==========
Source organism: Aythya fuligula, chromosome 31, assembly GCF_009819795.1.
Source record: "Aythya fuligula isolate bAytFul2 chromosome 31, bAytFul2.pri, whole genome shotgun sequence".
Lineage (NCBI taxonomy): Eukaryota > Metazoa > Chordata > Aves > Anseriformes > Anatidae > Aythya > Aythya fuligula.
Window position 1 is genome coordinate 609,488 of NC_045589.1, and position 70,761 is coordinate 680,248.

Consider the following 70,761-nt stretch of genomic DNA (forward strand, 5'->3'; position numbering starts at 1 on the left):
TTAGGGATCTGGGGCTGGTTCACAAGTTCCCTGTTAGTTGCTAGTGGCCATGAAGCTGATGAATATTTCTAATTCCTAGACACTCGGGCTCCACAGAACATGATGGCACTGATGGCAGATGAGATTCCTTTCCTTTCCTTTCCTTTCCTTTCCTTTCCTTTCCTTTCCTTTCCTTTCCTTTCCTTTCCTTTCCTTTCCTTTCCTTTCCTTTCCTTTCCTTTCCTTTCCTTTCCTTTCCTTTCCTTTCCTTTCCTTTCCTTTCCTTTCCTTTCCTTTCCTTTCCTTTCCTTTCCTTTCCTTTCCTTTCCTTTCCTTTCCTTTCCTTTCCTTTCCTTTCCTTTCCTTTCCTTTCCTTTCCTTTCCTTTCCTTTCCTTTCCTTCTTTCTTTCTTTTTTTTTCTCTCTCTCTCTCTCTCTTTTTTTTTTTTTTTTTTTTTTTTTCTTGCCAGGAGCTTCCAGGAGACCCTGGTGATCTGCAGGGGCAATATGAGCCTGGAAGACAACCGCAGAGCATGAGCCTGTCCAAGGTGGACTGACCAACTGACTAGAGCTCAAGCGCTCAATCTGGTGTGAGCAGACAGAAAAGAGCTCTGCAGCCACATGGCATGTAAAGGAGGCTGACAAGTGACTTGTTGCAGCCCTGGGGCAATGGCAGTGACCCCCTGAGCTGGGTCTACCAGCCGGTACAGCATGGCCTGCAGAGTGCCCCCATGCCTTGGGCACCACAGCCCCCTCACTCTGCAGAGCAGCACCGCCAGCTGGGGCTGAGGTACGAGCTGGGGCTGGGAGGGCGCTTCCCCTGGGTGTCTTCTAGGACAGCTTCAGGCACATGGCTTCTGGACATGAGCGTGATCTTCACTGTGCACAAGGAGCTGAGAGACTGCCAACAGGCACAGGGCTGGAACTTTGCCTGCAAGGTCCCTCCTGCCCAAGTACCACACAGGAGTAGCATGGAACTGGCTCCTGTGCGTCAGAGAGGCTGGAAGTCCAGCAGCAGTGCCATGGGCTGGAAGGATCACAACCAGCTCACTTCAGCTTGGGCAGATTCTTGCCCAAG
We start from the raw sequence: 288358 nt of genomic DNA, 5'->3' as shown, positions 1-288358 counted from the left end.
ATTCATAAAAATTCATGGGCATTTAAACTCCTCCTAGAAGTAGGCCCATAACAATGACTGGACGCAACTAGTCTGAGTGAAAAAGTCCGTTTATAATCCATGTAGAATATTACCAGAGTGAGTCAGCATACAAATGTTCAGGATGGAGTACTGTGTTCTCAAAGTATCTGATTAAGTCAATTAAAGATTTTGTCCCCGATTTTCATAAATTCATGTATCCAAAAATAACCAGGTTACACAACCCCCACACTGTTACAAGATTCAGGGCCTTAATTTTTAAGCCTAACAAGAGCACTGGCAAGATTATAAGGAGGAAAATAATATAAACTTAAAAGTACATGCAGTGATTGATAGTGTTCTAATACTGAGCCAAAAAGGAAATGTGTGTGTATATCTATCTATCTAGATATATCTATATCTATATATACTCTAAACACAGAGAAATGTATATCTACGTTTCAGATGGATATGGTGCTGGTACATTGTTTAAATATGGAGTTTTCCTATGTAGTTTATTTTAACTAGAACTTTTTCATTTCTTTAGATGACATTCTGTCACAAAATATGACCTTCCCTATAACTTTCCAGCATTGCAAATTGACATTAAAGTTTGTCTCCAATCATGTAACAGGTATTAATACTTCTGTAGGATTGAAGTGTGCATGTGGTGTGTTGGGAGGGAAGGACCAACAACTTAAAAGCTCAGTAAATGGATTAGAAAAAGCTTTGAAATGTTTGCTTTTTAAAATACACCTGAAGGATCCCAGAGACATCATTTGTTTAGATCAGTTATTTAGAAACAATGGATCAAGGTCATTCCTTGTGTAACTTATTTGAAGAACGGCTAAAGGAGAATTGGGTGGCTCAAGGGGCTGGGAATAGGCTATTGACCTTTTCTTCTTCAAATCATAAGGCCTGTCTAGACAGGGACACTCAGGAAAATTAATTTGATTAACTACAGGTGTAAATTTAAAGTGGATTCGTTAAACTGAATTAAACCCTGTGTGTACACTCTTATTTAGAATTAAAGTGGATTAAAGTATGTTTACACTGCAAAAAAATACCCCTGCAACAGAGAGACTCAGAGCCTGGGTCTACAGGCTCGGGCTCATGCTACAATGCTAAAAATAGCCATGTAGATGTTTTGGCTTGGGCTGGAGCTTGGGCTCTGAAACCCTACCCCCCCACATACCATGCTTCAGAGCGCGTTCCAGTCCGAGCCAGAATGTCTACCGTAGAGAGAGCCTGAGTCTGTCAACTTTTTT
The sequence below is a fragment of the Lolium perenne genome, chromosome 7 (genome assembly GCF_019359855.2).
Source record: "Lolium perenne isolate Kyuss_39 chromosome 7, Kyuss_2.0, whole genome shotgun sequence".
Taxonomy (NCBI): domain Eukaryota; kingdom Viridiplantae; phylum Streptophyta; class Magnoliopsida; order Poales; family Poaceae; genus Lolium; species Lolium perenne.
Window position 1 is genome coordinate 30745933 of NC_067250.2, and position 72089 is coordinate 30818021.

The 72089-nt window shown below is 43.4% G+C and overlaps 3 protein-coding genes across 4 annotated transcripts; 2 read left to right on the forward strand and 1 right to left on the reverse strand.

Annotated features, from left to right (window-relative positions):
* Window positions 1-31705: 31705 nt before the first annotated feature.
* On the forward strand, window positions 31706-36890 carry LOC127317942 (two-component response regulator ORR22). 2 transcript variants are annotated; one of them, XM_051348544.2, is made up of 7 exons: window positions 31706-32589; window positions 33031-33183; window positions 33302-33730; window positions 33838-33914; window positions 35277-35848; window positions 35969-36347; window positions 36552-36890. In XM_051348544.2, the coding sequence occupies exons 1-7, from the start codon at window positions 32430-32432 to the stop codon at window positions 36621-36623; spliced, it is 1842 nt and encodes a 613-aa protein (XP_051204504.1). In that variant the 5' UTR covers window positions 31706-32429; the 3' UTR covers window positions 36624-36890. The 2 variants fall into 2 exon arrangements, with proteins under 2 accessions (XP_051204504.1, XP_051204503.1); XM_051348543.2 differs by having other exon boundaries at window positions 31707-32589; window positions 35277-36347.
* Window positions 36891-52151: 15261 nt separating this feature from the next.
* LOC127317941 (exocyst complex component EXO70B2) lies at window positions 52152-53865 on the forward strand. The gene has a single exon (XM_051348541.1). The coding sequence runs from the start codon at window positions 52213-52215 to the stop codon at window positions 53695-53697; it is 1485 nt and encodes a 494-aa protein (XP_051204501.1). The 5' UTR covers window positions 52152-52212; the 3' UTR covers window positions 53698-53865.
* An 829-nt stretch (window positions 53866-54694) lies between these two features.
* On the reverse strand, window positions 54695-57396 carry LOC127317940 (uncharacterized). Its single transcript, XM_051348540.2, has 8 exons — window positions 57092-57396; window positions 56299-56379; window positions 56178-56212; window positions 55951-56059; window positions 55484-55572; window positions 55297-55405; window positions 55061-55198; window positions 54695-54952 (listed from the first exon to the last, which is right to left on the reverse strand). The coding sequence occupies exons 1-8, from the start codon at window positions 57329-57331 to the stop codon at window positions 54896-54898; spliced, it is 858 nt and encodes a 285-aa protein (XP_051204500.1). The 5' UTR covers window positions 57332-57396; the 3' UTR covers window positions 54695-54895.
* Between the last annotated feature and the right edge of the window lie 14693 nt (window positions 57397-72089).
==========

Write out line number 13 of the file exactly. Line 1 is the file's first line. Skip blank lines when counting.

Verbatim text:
The 72089-nt window shown below is 43.4% G+C and overlaps 3 protein-coding genes across 4 annotated transcripts; 2 read left to right on the forward strand and 1 right to left on the reverse strand.